‘The Beach House’ Review: No Fun Memories for These Vacationers

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Two college-age hotties, Randall and Emily (Noah Le Gros and Liana Liberato), have won the jackpot — a romantic getaway to his father’s beautiful, empty house, with direct access to a beautiful, empty beach.

Correction: The house is not quite empty after all. An older pair of guests, Mitch and Jane (Jake Weber and Maryann Nagel), are already there, though they don’t mind sharing the space with the newcomers.

The beach, too, is more crowded than expected, and that is not good news because we are in a horror movie, a genre in which vacations in isolated, picturesque settings tend not to end well.

Despite its relatively tight focus — four characters, one location — the writer-director Jeffrey A. Brown’s debut feature has an ambitious scope made all the more intriguing by its lack of clear answers. The characters may have stumbled into bad edibles, a fog teeming with mysterious life, a nasty parasite, the beginning of the end of the world, or all of the above. This is a lot to cram into such a tight frame but after a dillydallying slow start, Brown ratchets up the tension efficiently, summoning a mix of gross-out body invasion, eco-mutation and large-scale cosmic dread on a small budget.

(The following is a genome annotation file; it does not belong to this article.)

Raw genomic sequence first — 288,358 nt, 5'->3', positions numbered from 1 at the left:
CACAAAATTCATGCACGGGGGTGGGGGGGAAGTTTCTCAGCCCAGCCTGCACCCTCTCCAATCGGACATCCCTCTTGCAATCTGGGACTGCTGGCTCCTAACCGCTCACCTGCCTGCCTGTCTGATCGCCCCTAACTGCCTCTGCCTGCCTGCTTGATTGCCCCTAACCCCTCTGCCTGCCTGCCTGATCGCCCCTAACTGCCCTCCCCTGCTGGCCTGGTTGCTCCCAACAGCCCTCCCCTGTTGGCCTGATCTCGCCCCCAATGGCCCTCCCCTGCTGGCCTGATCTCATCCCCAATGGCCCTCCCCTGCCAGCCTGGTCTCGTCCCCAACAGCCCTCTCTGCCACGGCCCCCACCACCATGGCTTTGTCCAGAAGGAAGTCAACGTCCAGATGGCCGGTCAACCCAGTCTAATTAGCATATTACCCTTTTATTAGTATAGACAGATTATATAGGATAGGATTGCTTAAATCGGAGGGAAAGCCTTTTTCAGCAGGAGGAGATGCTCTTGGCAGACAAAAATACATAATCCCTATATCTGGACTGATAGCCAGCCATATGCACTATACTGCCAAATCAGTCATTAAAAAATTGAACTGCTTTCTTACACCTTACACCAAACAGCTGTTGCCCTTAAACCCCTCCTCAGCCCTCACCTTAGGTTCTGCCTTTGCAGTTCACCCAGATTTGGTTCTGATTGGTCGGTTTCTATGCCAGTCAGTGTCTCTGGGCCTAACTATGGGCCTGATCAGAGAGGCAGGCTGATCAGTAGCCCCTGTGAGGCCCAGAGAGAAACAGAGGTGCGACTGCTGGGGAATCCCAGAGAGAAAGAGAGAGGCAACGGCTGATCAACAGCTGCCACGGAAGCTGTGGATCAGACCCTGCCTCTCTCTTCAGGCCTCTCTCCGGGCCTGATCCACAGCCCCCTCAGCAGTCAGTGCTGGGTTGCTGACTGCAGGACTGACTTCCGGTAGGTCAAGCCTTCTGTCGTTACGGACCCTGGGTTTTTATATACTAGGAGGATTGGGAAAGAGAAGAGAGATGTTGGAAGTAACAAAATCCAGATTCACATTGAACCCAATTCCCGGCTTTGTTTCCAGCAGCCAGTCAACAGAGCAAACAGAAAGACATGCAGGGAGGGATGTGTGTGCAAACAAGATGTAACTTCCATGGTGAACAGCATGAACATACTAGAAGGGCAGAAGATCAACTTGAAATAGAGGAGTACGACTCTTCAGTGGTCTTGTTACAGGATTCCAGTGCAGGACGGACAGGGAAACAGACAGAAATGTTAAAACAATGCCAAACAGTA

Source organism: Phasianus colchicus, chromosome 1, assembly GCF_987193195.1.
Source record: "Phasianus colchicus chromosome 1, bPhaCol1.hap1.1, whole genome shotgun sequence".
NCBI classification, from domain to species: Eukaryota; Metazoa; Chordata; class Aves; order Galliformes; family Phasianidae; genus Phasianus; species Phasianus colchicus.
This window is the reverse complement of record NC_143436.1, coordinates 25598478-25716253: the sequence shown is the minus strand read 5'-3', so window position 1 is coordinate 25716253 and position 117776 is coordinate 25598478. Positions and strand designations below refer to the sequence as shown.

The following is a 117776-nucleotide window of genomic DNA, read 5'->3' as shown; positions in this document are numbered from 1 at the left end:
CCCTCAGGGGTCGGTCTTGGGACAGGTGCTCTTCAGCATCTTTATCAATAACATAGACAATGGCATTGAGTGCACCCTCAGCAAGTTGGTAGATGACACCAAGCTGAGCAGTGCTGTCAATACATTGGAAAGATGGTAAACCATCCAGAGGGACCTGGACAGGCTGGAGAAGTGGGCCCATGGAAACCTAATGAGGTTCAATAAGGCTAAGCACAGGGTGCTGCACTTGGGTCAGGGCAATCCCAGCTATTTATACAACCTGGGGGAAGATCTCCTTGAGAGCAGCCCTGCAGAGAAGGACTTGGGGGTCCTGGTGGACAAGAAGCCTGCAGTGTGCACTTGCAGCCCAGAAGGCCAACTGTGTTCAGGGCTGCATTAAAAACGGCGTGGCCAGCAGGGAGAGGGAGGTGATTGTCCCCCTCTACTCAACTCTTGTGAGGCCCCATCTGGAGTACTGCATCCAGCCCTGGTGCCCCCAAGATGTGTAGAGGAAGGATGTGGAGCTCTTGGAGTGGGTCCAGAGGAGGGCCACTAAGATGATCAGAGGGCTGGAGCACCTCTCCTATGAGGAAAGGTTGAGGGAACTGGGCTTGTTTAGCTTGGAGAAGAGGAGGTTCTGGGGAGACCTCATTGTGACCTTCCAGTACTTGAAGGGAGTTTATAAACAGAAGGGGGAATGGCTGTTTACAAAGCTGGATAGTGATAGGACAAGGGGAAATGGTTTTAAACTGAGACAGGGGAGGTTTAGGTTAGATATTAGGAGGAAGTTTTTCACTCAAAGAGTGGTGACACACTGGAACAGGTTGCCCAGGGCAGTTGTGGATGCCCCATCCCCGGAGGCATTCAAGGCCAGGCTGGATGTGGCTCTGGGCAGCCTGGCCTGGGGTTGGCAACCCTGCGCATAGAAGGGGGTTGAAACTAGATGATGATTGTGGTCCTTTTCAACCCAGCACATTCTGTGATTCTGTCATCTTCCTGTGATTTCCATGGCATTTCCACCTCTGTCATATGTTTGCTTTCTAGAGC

But the film is also front-loaded with unforced errors as Brown clumsily, unnecessarily telegraphs symbols and character points. The younger pair isn’t keen on oysters, for instance, unaware that they are innocent goop compared to what will wash up on the beach, and it takes only a few minutes to see that Randall is an immature, selfish jerk — he just dropped out of school and is peevishly dismissive of Emily’s plans for grad school. She wants to study astrobiology, explaining to Mitch and Jane that it’s about the way organisms adapt to harsh environments. Insert flashing warning light.

Setting up stock characters — a blockheaded bro, a couple of middle-aged people, and an ambitious, smart young woman — severely undermines the film’s near-metaphysical aspirations. Still, a self-operation on a foot is hard to watch no matter how much you see it coming.

The Beach House
Not rated. Running time: 1 hour 28 minutes. Watch on Shudder.



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